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Can you trust that your sushi is what it says it is? There’s quite a bit of fish out there posed as something else. A new article from a team of scientists at UCLA published on their seafood study in the journal Frontiers in Ecology and the Environment makes the case that seafood fraud is a widespread problem, but one that can largely be chalked up to labelling and bad policy rather than intentional malfeasance.
You’ve probably heard about the problem of seafood labelling. Three different surveys – one published in 2012, one in 2015 and one in 2017 – have looked into the accuracy of seafood labels in the Los Angeles area by using DNA testing. They found mislabeling rates of 52% percent, which is pretty high. That means you have worse than a 50 / 50 chance that the name of the fish matches the name of the sushi on the menu.
With certain fish at certain restaurants, the problem is pervasive. In the 2017 study, for example, researchers made 43 oders of halibut and 32 of red snapper. According to their DNA tests, none of the fish that they were served were the same as what was on the menu.
Much of the mislabelling, however, isn’t because someone is trying to pull one over on you. It’s because the FDA requires that restaurants use names from a list of approved options maintained by the federal agency. The names on this list don’t always make for clarity when you’re sitting down to eat a sushi restaurant, and they don’t always line up with how fish are labelled in another language — in Japanese, for example.
Consider the case of yellowtail: there are seven varieties, as the article discusses. In Japanese, each of these fish has its own specific name, and descriptions of sushi are correspondingly specific. In the United States, however, a yellowtail isn’t always a yellowtail. Only one of those seven species, in fact, is permitted the name of yellowtail under FDA rules. The other varieties of the fish are relegated the name amberjack. Such strictures on what restaurants are allowed to advertise on their menus or on the television create needless confusion about the provenance of a fish that’s all the more senseless when specific names for such animals already exist in Japanese.
This isn’t because the six species of amberjack are indistinguishable from one another, either. As press materials from UCLA point out, they vary in size, price, and taste. They aren’t the same fish, really, but federal rules require that they be called by the same name. That goes beyond being non-specific; it’s misleading, in a sense, and wrong to boot.
An article about the study in published in Frontiers of Ecology and the Environment puts it this way: “‘Amberjack” is the only acceptable market name for five of six Seriola species, despite variation in both price and taste, and also that these species are traditionally sold under separate names in Japan. Requiring vendors to adhere to the single legal name “Amberjack” denies biological reality and Japanese culture, and constrains consumers’ ability to make informed choices. The latter issue is particularly salient as wild-caught Seriola rivoliana can harbor ciguatoxins, which may cause paralysis or death.”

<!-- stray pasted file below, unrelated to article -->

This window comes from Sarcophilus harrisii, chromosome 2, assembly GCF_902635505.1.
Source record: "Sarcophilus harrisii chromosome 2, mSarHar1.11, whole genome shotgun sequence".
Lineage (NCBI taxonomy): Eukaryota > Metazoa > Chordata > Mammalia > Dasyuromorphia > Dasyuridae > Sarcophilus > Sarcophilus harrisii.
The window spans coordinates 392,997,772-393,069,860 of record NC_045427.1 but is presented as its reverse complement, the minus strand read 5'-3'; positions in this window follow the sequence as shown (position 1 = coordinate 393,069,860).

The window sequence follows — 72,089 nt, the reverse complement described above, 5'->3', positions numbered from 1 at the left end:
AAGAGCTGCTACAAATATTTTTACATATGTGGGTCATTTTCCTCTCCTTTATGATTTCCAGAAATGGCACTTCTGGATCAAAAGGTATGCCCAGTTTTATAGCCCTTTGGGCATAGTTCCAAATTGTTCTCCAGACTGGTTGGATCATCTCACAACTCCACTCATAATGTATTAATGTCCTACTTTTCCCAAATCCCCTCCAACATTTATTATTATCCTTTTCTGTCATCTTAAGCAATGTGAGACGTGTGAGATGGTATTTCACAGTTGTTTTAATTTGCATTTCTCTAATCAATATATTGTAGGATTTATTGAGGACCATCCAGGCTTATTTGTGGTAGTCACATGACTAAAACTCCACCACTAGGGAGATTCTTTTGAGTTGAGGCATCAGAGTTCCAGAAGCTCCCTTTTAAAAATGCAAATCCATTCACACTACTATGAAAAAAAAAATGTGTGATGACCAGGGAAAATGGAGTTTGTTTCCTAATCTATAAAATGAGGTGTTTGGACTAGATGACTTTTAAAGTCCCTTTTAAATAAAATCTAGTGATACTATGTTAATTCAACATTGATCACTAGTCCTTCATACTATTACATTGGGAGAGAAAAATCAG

Or, as study author Paul Barber was quoted in the release from UCLA’s newsroom: “In the U.S., the FDA says five of these have to be sold under just one name. This is the equivalent of saying we know there are Toyotas, Hondas, Nissans, Rolls-Royces, Jaguars and BMWs, but you can call those only Toyotas or BMWs. It’s actually impossible for sushi restaurants to correctly identify the fish they are serving for a number of species of fish using the limited FDA-recognized names.”
Not all of the problems with mislabeled seafood can be traced back to FDA naming rules, however. There are other factors at play as well. Another reason that seafood is often mislabeled has to do with where the seafood comes from: much of the seafood eaten in the United States wasn’t caught in the United States. According to the press release from UCLA, much of that foreign-caught seafood wasn’t processed here, either.
That means that the problem with mislabeled seafood might not be resolvable through policy solutions in the United States. Where international supply chains are involved, in other words, legislative solutions might not be enough. The FDA can change their rules about what you’re allowed to call yellowtail and what you aren’t, but a seafood supplier on the other side of the Pacific is still free to package and sell their seafood to the United States using whatever names are permitted in their country.
One solution to this is for businesses that buy their seafood internationally to set rules for their suppliers about how things should be labeled and stick to those rules. Another solution proposed by Barber in the UCLA press release: ask questions. Restaurants aren’t going to do something about their mislabeled fish until they feel pressure from their consumers to do so. If you’re putting the pressure on them by asking where seafood is from, and others are as well, they’ll respond — by testing their fish before they serve it, perhaps, or by setting and enforcing said rules for their suppliers.
Once the consumer pressure is in place, and businesses are motivated to clean up their seafood labelling, the door to solutions opens up – legislative, high-tech, low-tech, whatever. Until then, remember to ask what fish was used and where it was from at the restaurant when you order your sushi. If you really want to drive the message home, when they answer those questions, ask how they can be sure. Then give them a big tip, because service workers deserve and need it. Selah.
By: Sean McNulty, Contributing Writer (Non-Lawyer)